The similarity is that they all forgot completing their higher education. Jobs only completed one semester at Reed College in Portland, Oregon. Gates dropped out of Harvard during his sophomore year. Coco Chanel never even attended college.

Of course, these men and women are the exception, not the rule. But we have established that it’s possible to be successful without advanced education.

 

1- Higher education prohibits entrepreneurs’ financial capacity

First, take a look at these statistics:

In the U.S:

-           The average cost for a 4-year bachelor degree/ is around $80,000. (Times Higher Education)

-           Student loan debt is now the second highest consumer debt category - behind only mortgage debt, with an estimated 1.3 trillion in the U.S alone, from 44.2 million borrowers (New York Federal Reserve)

These statistics all reinforce the fact that generally tuition fees are expensive.

While I firmly believe in the idea of investment in the future, enrollment in a four-year undergraduate course is not the only feasible option for entrepreneurs.

We have to look at the fact that one of the underlying reasons for a startup’s failure is monetary constraints, that is a lack of budget. In countries like Vietnam, university administrators keep hiking the tuition fee, higher education should be under serious consideration.

 Entrepreneurs could use that kind of money to start out businesses with substantially fewer financial hardships, or simply to make investments that will benefit their businesses in the long run.

 

2- Higher education is general

Peter Thiel, the serial entrepreneur best known for co-founding PayPal and becoming Facebook's first outside investor once wrote:

"For some people in some careers, some colleges may be worth the price they charge. But millions of other people are paying more than quadruple what their parents paid 25 years ago (plus inflation) for a vague credential, not much knowledge or skills, and a crippling amount of debt."

Why was in his statement mentioned “vague credential, not much knowledge or skills”? Again, let’s look at this harsh fact regarding business courses in Vietnam’s universities: We place a focal emphasis on “general knowledge” subjects that will hardly ever be useful in our occupations. Take a classic four-year business course for example: Most require students to undertake management, accounting, marketing, international business. Though they are mostly theory-based, it is acceptable to some extent because they still foster students’ skills that are relevant to being a successful entrepreneur. However, what is not good is that aside from the subjects in question, our business courses also require at least a year of electives that entail cultural foundation, philosophy and Ho Chi Minh ideology. My intention when listing these subjects is not to demean them, but we have to admit that they do not get you to where you want to go very quickly. They take up our time and efforts that should be devoted to more business-oriented subjects.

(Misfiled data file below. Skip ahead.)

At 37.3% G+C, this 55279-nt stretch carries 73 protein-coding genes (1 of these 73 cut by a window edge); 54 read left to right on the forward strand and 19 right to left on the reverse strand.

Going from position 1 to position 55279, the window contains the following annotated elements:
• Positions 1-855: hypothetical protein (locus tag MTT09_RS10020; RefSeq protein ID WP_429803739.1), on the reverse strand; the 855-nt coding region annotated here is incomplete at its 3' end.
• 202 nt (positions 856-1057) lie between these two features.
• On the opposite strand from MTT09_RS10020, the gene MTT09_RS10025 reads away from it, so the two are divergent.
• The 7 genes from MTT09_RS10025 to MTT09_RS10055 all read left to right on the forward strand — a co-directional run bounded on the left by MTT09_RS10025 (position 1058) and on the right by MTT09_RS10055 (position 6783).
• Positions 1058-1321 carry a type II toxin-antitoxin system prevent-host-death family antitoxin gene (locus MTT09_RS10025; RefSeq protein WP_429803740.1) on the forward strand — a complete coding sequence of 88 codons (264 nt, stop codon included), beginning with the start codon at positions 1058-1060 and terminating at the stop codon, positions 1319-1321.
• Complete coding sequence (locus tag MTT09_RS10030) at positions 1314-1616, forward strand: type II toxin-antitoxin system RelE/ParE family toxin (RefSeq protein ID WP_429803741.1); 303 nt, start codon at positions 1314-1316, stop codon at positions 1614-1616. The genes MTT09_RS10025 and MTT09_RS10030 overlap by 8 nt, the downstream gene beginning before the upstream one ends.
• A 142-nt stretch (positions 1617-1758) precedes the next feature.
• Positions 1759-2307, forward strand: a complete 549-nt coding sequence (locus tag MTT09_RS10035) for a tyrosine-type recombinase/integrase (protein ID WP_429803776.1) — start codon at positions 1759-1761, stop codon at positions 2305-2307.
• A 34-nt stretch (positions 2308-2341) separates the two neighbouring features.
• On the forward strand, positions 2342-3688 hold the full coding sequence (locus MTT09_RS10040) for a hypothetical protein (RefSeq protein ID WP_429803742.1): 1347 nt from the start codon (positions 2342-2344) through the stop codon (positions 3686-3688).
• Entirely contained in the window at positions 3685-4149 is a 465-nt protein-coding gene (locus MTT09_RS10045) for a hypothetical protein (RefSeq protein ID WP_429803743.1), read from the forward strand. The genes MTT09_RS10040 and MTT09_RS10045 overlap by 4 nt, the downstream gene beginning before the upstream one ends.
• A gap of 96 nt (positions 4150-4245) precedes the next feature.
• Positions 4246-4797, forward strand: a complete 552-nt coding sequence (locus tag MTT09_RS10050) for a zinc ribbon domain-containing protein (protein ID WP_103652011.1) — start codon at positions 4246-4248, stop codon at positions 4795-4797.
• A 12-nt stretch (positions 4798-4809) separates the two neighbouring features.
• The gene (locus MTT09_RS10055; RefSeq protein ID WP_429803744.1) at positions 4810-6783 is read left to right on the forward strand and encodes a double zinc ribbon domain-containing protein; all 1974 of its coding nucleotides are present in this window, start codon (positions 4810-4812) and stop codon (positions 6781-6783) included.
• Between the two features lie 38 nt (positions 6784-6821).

3- Higher education comes with no guarantees for a successful business

The deeply embedded notion is still there, that is college degree has become the rule, people see it as a way to confirm your knowledge and work ethics. But in a society which is becoming increasingly result-driven, business owners who do not have a college degree are put on equal playing field with those who do.

A recent study from Harvard Business Review that studied those who have pursued a traditional form of higher education shows that the jobs just aren’t there for recent graduates. In fact, about fifty percent of students who received a college degree in 2010 currently hold jobs that require less than a bachelor’s degree. Most of these jobs really require only a high school diploma. How is that for a guarantee?

Also, it is important to note that the key to being a successful entrepreneur lies outside a conventional classroom. Experience, talent, perseverance, innovation and adaptation are the stand-out qualities that determine the fate of a start-up, rather than its owner’s academic qualifications. Things like having a desire to succeed, goal setting, and diligence will get you much further in an entrepreneurial centered career choice than a degree will. While entrepreneurs should constantly be learning, growing, advancing, and asking questions, doing so in a traditional college setting isn’t always the right answer.

Opponents of the statement that “successful entrepreneurs do not necessarily need a college degree” might argue that it’s the overall experience of college that is conducive, not just the degree that we are talking about.

However, it has some merits on the surface only. For entrepreneurs, life is about challenging the status quo. Entrepreneurs have a propensity for rebelling against the structured environment of spending four years in a traditional classroom. To which that anyone who wants to own a business should ask him or herself question : Is going to college really the best way to learn to be an entrepreneur?

Don’t let outdated beliefs stop you from achieving your dream. The entrepreneurs who build great companies are often willing to be scared, but not scared off.